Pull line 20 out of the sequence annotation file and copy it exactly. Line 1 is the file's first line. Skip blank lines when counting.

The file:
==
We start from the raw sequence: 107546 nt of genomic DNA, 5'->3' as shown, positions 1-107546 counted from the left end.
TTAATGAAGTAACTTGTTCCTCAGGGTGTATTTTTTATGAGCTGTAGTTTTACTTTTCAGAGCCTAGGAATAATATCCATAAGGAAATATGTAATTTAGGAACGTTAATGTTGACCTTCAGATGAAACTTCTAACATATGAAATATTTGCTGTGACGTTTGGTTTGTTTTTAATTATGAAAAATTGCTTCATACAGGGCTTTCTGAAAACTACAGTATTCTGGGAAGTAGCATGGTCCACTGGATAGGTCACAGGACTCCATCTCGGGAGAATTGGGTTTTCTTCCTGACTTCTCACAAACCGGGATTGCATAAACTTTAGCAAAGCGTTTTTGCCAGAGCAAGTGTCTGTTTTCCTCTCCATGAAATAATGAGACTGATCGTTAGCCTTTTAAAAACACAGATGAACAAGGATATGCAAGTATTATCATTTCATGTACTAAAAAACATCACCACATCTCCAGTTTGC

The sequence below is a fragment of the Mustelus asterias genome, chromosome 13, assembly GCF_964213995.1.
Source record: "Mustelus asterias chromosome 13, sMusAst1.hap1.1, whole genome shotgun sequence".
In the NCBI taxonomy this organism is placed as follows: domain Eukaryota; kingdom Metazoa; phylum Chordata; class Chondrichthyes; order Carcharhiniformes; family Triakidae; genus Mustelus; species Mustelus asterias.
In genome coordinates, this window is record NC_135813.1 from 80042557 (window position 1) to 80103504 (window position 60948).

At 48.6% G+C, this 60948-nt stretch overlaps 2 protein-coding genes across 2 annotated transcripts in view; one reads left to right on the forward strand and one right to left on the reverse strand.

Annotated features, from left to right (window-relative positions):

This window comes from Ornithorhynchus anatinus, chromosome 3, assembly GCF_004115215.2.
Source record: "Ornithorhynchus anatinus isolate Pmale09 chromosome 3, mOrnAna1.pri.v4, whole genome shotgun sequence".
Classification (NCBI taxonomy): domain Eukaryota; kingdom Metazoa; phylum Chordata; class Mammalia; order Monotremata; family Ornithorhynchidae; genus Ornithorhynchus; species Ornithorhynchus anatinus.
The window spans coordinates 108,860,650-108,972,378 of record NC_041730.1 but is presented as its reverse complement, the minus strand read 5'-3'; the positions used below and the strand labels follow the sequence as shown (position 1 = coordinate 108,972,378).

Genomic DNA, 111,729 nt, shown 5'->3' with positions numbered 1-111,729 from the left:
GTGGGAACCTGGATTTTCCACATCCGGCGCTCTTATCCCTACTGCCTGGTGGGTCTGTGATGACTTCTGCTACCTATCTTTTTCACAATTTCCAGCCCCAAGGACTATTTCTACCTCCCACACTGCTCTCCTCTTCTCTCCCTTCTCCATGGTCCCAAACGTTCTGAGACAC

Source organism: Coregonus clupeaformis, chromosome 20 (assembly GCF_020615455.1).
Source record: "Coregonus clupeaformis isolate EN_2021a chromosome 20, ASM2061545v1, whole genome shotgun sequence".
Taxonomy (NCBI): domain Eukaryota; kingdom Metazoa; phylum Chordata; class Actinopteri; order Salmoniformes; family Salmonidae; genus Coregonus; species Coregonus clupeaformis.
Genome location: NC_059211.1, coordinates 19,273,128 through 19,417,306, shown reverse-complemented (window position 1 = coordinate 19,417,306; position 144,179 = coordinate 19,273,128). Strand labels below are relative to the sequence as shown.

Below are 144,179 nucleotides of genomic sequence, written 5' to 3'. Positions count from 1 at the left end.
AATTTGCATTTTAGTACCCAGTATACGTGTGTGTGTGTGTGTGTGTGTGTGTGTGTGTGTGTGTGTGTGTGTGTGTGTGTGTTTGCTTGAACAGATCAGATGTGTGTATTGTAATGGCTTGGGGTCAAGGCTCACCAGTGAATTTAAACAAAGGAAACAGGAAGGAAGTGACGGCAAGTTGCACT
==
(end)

AATTTGCATTTTAGTACCCAGTATACGTGTGTGTGTGTGTGTGTGTGTGTGTGTGTGTGTGTGTGTGTGTGTGTGTGTGTGTTTGCTTGAACAGATCAGATGTGTGTATTGTAATGGCTTGGGGTCAAGGCTCACCAGTGAATTTAAACAAAGGAAACAGGAAGGAAGTGACGGCAAGTTGCACT